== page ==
Due to recent advances in experimental and theoretical approaches, the dynamic three-dimensional organization (3D) of the nucleus has become a very active area of research in life sciences. We now understand that the linear genome is folded in ways that may modulate how genes are expressed during the basic functioning of cells. Importantly, it is now possible to build 3D models of how the genome folds within the nucleus and changes over time (4D). Because genome folding influences its function, this opens exciting new possibilities to broaden our understanding of the mechanisms that determine cell fate. However, the rapid evolution of methods and the increasing complexity of data can result in ambiguity and reproducibility challenges, which may hamper the progress of this field. Here, we describe such challenges ahead and provide guidelines to think about strategies for shared standardized validation of experimental 4D nucleome data sets and models., Keywords: in-vivo, gene-expression, embryonic stem-cells, hi-c, transcription factors, 3-dimensional architecture, chromosome conformation capture, multifocus microscopy, protein data-bank, range genomic interactions, Publication Note: The publisher’s version of record is available at https://doi.org/10.1038/s41588-018-0236-3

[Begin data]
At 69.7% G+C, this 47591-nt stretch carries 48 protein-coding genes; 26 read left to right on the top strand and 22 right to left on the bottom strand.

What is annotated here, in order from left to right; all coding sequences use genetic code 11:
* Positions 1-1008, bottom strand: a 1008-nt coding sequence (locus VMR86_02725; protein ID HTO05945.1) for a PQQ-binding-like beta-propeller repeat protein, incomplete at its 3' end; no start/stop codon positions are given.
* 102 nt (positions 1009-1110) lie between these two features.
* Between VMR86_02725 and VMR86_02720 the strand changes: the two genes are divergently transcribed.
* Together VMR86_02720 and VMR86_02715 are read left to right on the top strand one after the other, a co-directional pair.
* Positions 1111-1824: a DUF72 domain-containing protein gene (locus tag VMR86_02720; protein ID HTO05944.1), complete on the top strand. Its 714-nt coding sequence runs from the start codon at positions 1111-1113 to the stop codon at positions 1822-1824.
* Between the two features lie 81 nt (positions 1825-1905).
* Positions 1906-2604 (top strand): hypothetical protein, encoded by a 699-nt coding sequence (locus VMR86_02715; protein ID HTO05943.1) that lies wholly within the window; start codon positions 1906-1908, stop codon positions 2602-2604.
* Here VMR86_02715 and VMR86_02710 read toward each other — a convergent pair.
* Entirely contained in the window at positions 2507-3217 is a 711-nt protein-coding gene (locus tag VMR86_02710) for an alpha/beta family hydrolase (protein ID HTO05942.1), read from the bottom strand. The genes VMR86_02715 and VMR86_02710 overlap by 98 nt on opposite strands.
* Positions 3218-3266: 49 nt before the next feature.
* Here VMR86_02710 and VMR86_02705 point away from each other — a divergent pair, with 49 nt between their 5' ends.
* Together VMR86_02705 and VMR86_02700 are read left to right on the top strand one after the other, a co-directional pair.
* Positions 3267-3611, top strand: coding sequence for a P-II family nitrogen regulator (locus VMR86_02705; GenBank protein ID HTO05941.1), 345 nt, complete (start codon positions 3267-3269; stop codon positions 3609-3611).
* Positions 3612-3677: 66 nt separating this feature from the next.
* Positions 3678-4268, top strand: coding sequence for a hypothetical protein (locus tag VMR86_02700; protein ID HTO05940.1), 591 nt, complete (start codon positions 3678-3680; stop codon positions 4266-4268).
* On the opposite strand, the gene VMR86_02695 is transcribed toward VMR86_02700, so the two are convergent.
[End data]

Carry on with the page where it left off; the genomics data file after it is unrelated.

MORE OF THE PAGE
Characterization Of The Icce Repea In Mammals Reveals An Evolutionary Relationship With The Dxz4 Macrosatellite Through Conserved Ctcf Binding Motifs
Characterization Of The Icce Repea In Mammals Reveals An Evolutionary Relationship With The Dxz4 Macrosatellite Through Conserved Ctcf Binding Motifs